The Accidental Protestant

From the February 2014 Print Edition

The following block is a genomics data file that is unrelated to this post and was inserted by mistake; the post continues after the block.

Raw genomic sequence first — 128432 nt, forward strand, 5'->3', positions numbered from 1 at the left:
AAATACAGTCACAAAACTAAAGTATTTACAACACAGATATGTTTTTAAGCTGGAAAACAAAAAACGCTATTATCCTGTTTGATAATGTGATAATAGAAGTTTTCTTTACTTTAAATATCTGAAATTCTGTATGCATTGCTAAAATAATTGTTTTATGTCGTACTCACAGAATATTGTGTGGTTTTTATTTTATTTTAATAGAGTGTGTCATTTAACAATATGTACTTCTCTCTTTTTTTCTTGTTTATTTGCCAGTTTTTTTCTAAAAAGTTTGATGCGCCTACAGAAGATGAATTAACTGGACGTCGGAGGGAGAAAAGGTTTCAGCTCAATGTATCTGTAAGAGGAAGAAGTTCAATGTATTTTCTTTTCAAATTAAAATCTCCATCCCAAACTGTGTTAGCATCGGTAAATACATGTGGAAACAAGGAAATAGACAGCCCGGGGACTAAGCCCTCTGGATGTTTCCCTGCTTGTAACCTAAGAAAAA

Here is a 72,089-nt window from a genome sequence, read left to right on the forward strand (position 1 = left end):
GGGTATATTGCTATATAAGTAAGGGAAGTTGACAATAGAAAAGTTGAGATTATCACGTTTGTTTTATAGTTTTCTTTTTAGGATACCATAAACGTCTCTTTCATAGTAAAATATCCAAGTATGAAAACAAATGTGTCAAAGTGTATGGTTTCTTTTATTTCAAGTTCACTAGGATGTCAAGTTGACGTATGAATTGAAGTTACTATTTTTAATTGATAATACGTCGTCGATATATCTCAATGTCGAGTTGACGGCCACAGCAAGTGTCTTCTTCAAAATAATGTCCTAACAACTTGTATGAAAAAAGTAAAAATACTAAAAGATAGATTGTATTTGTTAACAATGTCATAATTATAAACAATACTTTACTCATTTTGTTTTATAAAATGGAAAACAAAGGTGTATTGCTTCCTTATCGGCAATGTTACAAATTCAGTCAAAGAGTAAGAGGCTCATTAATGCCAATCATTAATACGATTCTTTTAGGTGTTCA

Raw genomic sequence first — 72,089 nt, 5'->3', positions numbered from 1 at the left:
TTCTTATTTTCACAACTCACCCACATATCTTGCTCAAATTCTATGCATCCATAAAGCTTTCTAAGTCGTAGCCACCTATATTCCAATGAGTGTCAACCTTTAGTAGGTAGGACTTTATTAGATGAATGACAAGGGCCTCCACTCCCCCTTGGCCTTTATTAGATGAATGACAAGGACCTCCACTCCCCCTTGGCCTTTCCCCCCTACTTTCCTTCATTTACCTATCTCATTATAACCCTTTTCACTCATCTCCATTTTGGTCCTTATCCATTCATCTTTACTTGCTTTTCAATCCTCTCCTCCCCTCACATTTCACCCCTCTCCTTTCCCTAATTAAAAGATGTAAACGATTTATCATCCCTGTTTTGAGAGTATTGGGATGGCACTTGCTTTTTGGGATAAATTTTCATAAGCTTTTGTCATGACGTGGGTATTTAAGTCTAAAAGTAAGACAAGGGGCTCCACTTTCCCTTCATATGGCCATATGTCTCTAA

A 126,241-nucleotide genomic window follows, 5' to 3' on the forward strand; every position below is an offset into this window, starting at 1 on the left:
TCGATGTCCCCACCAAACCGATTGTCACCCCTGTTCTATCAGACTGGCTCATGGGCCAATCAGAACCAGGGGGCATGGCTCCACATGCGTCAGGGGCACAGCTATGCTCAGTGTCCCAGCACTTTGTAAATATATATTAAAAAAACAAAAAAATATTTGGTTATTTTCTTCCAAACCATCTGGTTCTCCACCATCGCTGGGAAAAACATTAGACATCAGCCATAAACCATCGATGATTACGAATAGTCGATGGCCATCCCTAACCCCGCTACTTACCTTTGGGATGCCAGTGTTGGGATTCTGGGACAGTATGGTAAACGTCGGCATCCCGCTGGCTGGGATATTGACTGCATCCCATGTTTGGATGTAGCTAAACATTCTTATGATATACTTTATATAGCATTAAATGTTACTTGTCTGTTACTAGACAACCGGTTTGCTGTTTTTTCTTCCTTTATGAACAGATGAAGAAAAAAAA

Few modern Protestants dealt as carefully, fully, or sympathetically with twentieth-century Catholicism as did Berkouwer,” writes Peter Leithart of the man Timothy George has called “the most important Reformed theologian of the twentieth century next to Karl Barth.” Gerrit Cornelius Berkouwer understood well that the occurrence of authentic ecumenical dialogue is a “gift at the service of truth,” in John Paul II’s words, and his careful and nuanced examination of the Catholic tradition can help advance ecumenism and mutual understanding today.Berkouwer, who held the Chair in Dogmatics at the Free University in Amsterdam from 1945 to 1974, wrote both an eighteen-volume Dogmatische Studiën and five major books on Catholicism. He wrote three before Vatican II: The Struggle over Roman Catholic Dogma, Conflict with Rome, and New Perspectives in the Rome–Reformation Controversy. Having been personally invited by Cardinal Augustin Bea of the Secretariat for Promoting Christian Unity to participate at the council as an observer, in 1964 during the council he wrote The Second Vatican Council and the New Catholicism, on the influence of the nouveaux théologiens (Henri de Lubac, Yves Congar, Jean Daniélou, M.D. Chenu, and others) on that council, and after the council in 1968 he wrote Retrospective of the Council to give an intensive examination of its major documents.The ecumenical conversations between the World Alliance of Reformed Churches and the Pontifical Council for Promoting Christian Unity distinguished three contemporary Reformed attitudes toward the Roman Catholic Church: of those who remain unconvinced that the Catholic Church has actually dealt with the fundamental issues that divided Rome and the Reformation, those who “have not been challenged or encouraged to reconsider their traditional stance” and remain “largely untouched by the ecumenical exchanges of recent times,” and those who have engaged “in a fresh constructive and critical evaluation both of the contemporary teaching and practice of the Roman Catholic Church and of the classical controverted issues.” Continue Reading »